Off-Duty Deputy With Gun Asked To Leave Oklahoma Theme Park

OKLAHOMA CITY (KFOR) - "I showed my credentials to the security... I told him that I'm a law enforcement officer and that I have a firearm on me, and they said 'You can't come in here with a firearm,'" said Captain Adam Flowers with the Canadian County Sheriff's office.

Flowers is reacting to a moment he said he's never experienced. He said security with Frontier City turned him away from the park.

"I wasn't there to ride rides. I wasn't there to play games. I was there as a chaperon for my family and for the school," he said.

Flowers said he was off duty and went to the park with his firearm concealed.

Flowers said, when he went through the metal detector, security told him he couldn't go in. He said he had already purchased a ticket.

"They called another security guard over, and he said, 'No, this is private property and you're not welcome here' and I turned around and left as my family and about 11,000 other kids went into Frontier City," he said. "I was in shock that they didn't want law enforcement in there watching out for 11,000 of their customers."

Flowers, along with other members of law enforcement, are now questioning the company's policy.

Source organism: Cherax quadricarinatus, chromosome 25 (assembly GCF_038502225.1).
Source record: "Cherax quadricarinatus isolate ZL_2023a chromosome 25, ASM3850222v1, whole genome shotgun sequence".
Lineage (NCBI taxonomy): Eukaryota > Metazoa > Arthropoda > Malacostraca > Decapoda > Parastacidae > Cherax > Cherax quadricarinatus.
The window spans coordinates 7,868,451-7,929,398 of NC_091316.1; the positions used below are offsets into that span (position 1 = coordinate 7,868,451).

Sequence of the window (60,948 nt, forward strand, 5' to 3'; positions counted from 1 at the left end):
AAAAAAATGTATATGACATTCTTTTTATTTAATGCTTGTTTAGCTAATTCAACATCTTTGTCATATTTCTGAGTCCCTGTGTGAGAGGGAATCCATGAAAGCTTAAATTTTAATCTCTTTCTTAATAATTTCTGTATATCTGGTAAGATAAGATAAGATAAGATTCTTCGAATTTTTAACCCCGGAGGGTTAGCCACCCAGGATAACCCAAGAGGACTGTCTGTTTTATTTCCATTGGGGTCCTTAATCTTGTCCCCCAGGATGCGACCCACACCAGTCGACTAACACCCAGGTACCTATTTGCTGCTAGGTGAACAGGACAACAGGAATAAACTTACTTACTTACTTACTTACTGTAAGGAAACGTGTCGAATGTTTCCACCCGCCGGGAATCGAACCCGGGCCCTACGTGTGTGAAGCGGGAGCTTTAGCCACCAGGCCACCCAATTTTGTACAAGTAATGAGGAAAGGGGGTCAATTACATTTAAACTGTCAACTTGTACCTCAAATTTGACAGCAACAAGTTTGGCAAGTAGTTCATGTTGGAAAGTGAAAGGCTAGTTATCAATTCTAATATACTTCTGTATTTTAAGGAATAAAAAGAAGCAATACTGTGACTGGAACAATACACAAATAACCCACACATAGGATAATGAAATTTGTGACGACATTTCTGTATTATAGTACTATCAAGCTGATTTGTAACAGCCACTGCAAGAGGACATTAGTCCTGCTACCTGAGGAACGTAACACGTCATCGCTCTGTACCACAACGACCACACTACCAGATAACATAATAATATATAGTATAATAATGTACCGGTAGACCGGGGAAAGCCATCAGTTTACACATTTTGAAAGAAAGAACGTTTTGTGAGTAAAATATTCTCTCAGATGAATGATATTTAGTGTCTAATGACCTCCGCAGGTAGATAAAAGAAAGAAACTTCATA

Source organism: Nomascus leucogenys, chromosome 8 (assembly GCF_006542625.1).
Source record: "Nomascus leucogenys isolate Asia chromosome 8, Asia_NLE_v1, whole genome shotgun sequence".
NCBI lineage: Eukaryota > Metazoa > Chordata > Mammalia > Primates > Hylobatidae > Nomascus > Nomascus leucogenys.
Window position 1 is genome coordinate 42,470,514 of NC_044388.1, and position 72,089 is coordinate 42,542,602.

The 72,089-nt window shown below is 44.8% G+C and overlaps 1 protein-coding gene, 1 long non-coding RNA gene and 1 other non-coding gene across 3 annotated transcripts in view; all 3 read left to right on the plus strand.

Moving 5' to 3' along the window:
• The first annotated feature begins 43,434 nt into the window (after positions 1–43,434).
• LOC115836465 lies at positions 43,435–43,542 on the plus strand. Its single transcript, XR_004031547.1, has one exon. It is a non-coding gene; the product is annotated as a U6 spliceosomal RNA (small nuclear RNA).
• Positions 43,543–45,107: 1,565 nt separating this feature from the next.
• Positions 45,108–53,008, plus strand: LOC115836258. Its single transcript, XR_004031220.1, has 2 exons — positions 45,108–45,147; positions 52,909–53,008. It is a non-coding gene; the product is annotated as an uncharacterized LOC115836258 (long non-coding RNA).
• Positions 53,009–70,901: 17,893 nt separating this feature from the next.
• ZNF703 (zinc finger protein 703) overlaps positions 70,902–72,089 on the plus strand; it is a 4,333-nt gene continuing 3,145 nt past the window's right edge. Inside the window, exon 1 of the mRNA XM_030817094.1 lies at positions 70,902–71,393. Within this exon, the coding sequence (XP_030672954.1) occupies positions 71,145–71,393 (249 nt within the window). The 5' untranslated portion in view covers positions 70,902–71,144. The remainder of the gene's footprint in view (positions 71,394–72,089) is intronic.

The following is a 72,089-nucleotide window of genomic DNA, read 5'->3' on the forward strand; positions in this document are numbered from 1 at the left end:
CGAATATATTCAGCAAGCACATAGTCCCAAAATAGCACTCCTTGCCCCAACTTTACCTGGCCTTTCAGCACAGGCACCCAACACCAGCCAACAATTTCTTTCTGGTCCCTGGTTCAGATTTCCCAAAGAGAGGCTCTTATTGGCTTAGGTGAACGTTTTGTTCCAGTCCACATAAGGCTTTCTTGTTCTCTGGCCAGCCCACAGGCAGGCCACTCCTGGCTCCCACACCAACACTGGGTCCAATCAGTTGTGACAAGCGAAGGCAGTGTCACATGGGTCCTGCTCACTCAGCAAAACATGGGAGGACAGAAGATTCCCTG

"When bad things happen... more times than not, it's an off-duty officer that's the first one there," said Jerry Flowers, chief agent of the Oklahoma Department of Agriculture.

"Why wouldn't they want a more permissive policy for law enforcement when you've got trained professionals that are there?" said Canadian County Sheriff Chris West.

Frontier City told News 4:

"Six Flags works hand in hand with law enforcement to ensure the safety and well-being of our guests and team members. We hire hundreds of police officers in cities across the country. As stated on our website and in-park signage, guests may not bring firearms into the park(s). The policy—which is standard for theme parks and many public venues—applies to all guests, including police officers on personal time and is in compliance with Oklahoma state law."

Staff said they have the policy, first, to ensure no one is riding rides with a firearm and, two, because there's no clear way to tell who is an off-duty police officer and who isn't. They told us they have an armed police officer on staff and at the park at all times.

Members of law enforcement are pushing for the rule to change.

"Turning someone away because they don't want guns on the premises that's one thing... but turning police officers away, law enforcement officers away, sheriff's deputies away because they don't want them carrying fire arms... in my opinion' that's just not smart," Flowers said.

They added their duty, as a police officer, is to be on the lookout all the time.

"We don’t just sit there and be focused on what’s going on in front of us. We’re doing what we’re trained to do. We’re scanning. We’re looking,” Flowers said.

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